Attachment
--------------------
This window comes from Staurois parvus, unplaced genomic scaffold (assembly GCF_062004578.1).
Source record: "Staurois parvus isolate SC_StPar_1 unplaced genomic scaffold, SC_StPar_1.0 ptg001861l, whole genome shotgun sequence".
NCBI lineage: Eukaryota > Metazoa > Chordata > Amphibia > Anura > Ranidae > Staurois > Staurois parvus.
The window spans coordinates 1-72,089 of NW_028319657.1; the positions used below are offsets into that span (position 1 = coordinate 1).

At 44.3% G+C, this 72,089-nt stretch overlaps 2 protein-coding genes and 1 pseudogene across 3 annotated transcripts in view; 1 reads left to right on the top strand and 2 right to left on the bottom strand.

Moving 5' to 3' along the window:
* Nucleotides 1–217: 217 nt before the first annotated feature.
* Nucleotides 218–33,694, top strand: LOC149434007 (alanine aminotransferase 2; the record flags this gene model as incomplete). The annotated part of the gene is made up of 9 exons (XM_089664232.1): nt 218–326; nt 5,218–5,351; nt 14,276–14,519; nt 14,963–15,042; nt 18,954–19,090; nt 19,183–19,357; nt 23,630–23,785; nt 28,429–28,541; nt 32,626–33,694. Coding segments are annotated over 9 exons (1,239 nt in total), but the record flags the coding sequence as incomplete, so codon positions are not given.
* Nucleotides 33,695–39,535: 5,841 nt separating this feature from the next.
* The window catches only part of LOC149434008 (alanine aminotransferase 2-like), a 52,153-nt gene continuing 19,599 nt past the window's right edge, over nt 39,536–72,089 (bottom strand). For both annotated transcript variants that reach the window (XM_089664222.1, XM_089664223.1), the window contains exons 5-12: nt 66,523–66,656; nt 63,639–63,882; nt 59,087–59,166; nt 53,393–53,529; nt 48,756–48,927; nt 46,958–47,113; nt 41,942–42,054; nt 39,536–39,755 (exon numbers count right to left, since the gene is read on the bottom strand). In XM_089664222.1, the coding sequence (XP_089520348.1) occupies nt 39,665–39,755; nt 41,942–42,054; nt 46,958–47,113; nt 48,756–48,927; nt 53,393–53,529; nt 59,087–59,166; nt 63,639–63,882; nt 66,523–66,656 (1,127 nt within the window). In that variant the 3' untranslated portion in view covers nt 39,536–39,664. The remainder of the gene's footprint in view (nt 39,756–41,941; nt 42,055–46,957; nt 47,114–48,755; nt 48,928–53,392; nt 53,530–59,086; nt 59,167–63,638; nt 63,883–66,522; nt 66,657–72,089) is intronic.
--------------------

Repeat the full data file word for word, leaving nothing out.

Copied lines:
This window comes from Staurois parvus, unplaced genomic scaffold (assembly GCF_062004578.1).
Source record: "Staurois parvus isolate SC_StPar_1 unplaced genomic scaffold, SC_StPar_1.0 ptg001861l, whole genome shotgun sequence".
NCBI lineage: Eukaryota > Metazoa > Chordata > Amphibia > Anura > Ranidae > Staurois > Staurois parvus.
The window spans coordinates 1-72,089 of NW_028319657.1; the positions used below are offsets into that span (position 1 = coordinate 1).

At 44.3% G+C, this 72,089-nt stretch overlaps 2 protein-coding genes and 1 pseudogene across 3 annotated transcripts in view; 1 reads left to right on the top strand and 2 right to left on the bottom strand.

Moving 5' to 3' along the window:
* Nucleotides 1–217: 217 nt before the first annotated feature.
* Nucleotides 218–33,694, top strand: LOC149434007 (alanine aminotransferase 2; the record flags this gene model as incomplete). The annotated part of the gene is made up of 9 exons (XM_089664232.1): nt 218–326; nt 5,218–5,351; nt 14,276–14,519; nt 14,963–15,042; nt 18,954–19,090; nt 19,183–19,357; nt 23,630–23,785; nt 28,429–28,541; nt 32,626–33,694. Coding segments are annotated over 9 exons (1,239 nt in total), but the record flags the coding sequence as incomplete, so codon positions are not given.
* Nucleotides 33,695–39,535: 5,841 nt separating this feature from the next.
* The window catches only part of LOC149434008 (alanine aminotransferase 2-like), a 52,153-nt gene continuing 19,599 nt past the window's right edge, over nt 39,536–72,089 (bottom strand). For both annotated transcript variants that reach the window (XM_089664222.1, XM_089664223.1), the window contains exons 5-12: nt 66,523–66,656; nt 63,639–63,882; nt 59,087–59,166; nt 53,393–53,529; nt 48,756–48,927; nt 46,958–47,113; nt 41,942–42,054; nt 39,536–39,755 (exon numbers count right to left, since the gene is read on the bottom strand). In XM_089664222.1, the coding sequence (XP_089520348.1) occupies nt 39,665–39,755; nt 41,942–42,054; nt 46,958–47,113; nt 48,756–48,927; nt 53,393–53,529; nt 59,087–59,166; nt 63,639–63,882; nt 66,523–66,656 (1,127 nt within the window). In that variant the 3' untranslated portion in view covers nt 39,536–39,664. The remainder of the gene's footprint in view (nt 39,756–41,941; nt 42,055–46,957; nt 47,114–48,755; nt 48,928–53,392; nt 53,530–59,086; nt 59,167–63,638; nt 63,883–66,522; nt 66,657–72,089) is intronic.